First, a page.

Rose is an admirer of Finn’s work with the Resistance and is in shock when she meets Finn for the first time as he is doing the uncharacteristically cowardly act of escaping. He convinces the by-the-book Rose to not arrest him, which is not an easy feat. Together, they create and execute a secret plan to save the Resistance. Their undercover mission fails spectacularly, but what they gain from it is a greater sense of purpose and a strong friendship that develops into more.

This romance makes much more logical sense than Finn and Rey’s previous relationship because Finn and Rose have a connection and aren’t pushed together convenience. Finn and Rose are gentle, caring souls whereas Rey is a spitfire, a natural leader and lone wolf.  Viewers will be satisfied with this plot development.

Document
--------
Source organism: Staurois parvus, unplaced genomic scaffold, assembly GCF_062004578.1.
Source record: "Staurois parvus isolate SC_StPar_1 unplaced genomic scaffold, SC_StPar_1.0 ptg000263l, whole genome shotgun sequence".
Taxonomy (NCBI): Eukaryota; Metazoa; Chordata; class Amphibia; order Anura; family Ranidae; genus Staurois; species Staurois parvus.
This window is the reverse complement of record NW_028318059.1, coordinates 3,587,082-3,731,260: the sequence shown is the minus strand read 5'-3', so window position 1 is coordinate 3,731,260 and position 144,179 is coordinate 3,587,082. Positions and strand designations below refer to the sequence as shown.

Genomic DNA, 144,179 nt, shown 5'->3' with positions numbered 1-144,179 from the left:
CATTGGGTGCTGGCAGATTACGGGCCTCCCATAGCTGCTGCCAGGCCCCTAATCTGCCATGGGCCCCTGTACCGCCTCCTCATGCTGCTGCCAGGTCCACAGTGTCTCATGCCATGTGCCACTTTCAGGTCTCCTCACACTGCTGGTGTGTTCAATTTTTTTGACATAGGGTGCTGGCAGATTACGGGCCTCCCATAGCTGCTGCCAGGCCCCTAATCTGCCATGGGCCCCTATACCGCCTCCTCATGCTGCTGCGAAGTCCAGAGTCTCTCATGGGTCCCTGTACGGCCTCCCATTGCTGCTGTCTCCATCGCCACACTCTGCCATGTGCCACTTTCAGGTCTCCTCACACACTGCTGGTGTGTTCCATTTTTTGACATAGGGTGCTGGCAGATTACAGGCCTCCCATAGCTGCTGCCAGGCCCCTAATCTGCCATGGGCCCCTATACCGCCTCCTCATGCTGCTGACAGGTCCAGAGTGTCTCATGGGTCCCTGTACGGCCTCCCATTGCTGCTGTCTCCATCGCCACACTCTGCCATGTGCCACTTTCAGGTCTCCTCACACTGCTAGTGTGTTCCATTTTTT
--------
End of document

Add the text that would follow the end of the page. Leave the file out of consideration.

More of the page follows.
Rey, played by Daisy Ridley, is spot on. She is a strong female character who doesn’t need a man to protect her. This goes for off the set, too. Ridley, according to stunt coordinator Liang Yang, perfected lightsaber movements in half the time another actress would needed.

By far, the most intriguing character is Rey’s “nemesis,” Kylo Ren. Ren makes it abundantly clear that he’s tired of living as Emperor’s Snoke servant and being compared to Darth Vader. He smashes the mask he wore in The Force Awakens and, in this movie, we discover who Ren truly is without hiding his scar (representing weakness) on his face.

A technique Rian Johnson utilizes is at least twice is recreating memorable scenes from previous movies and adding a twist to them. One of his uses is when Kylo Ren killed Emperor Snoke in his chamber just like Darth Vader killed Emperor Palpatine in Return of the Jedi, Episode 6.

When the crowd at the theater saw this scene, we all cheered! Ren is coming to the good side, just like Darth Vader! But it couldn’t be THAT easy. Instead, Ren wants to make a new first order and never have to be subservient to anyone again.